[swift-evolution] Explicit Protocol Conformance for Child Classes

Kevin Ballard kevin at sb.org
Sun Dec 13 17:27:22 CST 2015

Seems to me this doesn't actually make sense on protocols at all. The
scenario of a base superclass like UITableViewController that conforms
to a protocol but only makes sense if its children override methods
doesn't actually have anything to do with the protocol at all, as it's
certainly not true any class that conforms to
UITableViewDelegate/DataSource wants subclasses to override methods,
that's only true of UITableViewController.

Given that, the proposed @abstract is actually something that would make
sense to put on the implementation of a method in a class, not on a
protocol. There's simply no such thing as an abstract protocol. And when
put on a method, it would probably be better to just call it
@requires_override, because that's all it means.

All that said, it doesn't actually make sense to put the attribute on
UITableViewController's methods either. And the reason for that is that
if you use a storyboard with static cells, you can have a
UITableViewController that functions perfectly fine without overriding
any of the UITableViewDelegate/DataSource methods. So requiring that a
subclass implement any of those methods would actually be wrong.

So overall, there are use-cases for a @requires_override attribute, but
UITableViewController actually isn't one of them (in fact, I don't think
anything in UIKit/Foundation qualifies).

Regarding `required`, that's not appropriate because `required` means
that every single descendant class must provide an implementation. And
it's only allowed on init methods because the whole point of `required`
is to remove the special-cased behavior of init for subclassing (e.g.
that it's not inherited by subclasses). There's no other place besides
init() where it makes sense to require every single descendant class to
provide an implementation because every other method will get inherited
(and even if your base class's implementation should always be
overridden, if your child overrides it, your grandchild certainly
doesn't have to!).

-Kevin Ballard

On Sun, Dec 13, 2015, at 02:16 PM, Jacob Bandes-Storch via swift-evolution wrote:
> How about reusing the keyword "required" for this? It's already used
> (and has a similar meaning) for initializers.
> I think NSSecureCoding is a good example of a use case.
> On Sat, Dec 12, 2015 at 9:14 AM, Arthur Ariel Sabintsev via swift-
> evolution <swift-evolution at swift.org> wrote:
>> TL;DR: Force explicit protocol conformance of non-optional methods
>> for child classes on an opt-in basis.
>> Currently, a child class that inherits their parent class' protocol
>> conformations are not explicitly required to override their parent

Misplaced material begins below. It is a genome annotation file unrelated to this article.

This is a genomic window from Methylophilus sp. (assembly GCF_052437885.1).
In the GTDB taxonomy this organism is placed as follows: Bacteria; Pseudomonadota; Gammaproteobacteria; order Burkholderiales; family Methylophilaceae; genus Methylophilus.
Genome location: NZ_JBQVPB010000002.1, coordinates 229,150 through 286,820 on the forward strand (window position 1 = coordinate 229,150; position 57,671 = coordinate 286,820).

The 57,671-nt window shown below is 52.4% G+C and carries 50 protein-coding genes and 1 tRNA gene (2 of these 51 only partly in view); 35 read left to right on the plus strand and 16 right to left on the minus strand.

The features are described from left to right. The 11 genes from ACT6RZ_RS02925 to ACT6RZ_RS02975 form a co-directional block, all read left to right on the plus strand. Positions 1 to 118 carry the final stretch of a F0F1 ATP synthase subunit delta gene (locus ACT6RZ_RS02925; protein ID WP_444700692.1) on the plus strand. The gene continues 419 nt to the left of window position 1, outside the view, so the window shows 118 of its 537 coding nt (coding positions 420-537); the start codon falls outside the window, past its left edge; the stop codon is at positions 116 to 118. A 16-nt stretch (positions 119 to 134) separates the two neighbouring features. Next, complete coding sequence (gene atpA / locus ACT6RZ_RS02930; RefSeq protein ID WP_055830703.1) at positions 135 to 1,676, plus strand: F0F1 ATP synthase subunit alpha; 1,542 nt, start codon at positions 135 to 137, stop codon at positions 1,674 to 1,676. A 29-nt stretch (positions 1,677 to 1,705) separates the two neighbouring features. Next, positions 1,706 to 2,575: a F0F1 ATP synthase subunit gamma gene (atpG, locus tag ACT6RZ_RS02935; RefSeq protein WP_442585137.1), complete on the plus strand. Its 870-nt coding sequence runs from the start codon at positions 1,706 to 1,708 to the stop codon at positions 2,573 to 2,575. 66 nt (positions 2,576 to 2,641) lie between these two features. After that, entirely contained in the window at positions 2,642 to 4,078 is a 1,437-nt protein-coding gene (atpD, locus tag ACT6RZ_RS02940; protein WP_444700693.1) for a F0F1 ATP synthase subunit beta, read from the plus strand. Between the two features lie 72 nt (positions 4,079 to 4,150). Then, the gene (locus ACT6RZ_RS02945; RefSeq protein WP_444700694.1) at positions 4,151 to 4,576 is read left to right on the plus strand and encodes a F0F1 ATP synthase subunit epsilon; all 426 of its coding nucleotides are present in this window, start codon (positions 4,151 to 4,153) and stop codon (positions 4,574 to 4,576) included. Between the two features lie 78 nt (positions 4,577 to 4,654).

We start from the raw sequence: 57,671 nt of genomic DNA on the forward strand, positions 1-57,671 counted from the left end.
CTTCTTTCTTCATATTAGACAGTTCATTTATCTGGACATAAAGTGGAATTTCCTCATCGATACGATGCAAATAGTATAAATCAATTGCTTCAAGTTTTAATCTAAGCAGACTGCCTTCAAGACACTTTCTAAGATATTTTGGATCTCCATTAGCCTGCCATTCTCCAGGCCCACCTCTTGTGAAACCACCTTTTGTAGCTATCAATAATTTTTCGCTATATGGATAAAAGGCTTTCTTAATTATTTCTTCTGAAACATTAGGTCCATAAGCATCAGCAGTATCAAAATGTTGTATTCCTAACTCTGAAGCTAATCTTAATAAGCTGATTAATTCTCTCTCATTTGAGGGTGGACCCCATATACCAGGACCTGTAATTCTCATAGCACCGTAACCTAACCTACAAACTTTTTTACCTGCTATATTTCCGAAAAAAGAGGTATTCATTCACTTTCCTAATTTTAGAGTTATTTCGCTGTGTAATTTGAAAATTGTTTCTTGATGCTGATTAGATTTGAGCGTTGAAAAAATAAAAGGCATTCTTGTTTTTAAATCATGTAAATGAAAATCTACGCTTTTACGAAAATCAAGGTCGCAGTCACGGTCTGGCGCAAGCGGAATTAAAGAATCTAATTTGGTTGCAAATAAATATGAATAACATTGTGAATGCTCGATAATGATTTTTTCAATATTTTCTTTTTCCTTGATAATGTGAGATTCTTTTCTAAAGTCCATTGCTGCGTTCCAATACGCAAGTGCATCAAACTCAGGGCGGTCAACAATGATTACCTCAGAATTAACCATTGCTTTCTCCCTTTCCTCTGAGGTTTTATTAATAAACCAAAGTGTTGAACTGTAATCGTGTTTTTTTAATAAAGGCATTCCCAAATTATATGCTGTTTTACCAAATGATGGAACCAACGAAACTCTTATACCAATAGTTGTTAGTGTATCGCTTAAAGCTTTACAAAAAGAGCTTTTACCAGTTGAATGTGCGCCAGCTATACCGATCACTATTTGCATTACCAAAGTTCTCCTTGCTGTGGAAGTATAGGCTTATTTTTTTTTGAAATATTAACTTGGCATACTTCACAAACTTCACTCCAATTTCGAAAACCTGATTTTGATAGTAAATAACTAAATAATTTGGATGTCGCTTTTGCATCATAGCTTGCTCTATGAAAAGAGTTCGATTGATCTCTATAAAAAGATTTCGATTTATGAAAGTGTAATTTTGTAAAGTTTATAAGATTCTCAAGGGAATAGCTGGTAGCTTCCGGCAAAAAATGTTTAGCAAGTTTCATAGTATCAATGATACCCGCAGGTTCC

>> classes implementation of a protocol. For example, a custom class,
>> MyTableViewController, does not explicitly have to override the non-
>> optional methods of the protocols (i.e., UITableViewDataSource,
>> UITableViewDelegate) to which UITableViewController conforms.
>> For many protocols, the superclass implementation of a protocol
>> method may be enough. Therefore, this feature should off by default,
>> and only enabled if the creator of the protocol requires it (for
>> whatever reason). I suggest using a new `@abstract` attribute  to
>> designate if a protocol requires explicit conformance for children
>> of a conforming parent class. This choice of naming for the
>> attribute is along the lines of what other languages call an
>> Abstract Class, which is what I'm trying to have added to Swift in
>> this fairly long-winded post.
>> @abstract protocol P: class {     // All methods defined in here
>> would need to be explicitly overridden by the conforming class's
>> children. }
>> If you want to have optional methods in your protocol, then using the
>> @abstract attribute gets kind of messy, as you also have the @objc
>> attribute.
>> @abstract @objc protocol P: class {     // All non-optional methods
>> defined in here would need to be explicitly overridden by the
>> conforming class's children. }
>> Thoughts?
>> Best,
>> Arthur / Sabintsev.com[1]
>> _______________________________________________
swift-evolution mailing list
>> swift-evolution at swift.org
>> https://lists.swift.org/mailman/listinfo/swift-evolution
> _________________________________________________
> swift-evolution mailing list swift-evolution at swift.org
> https://lists.swift.org/mailman/listinfo/swift-evolution


  1. http://sabintsev.com/
-------------- next part --------------
An HTML attachment was scrubbed...
URL: <https://lists.swift.org/pipermail/swift-evolution/attachments/20151213/8810cab1/attachment.html>

More information about the swift-evolution mailing list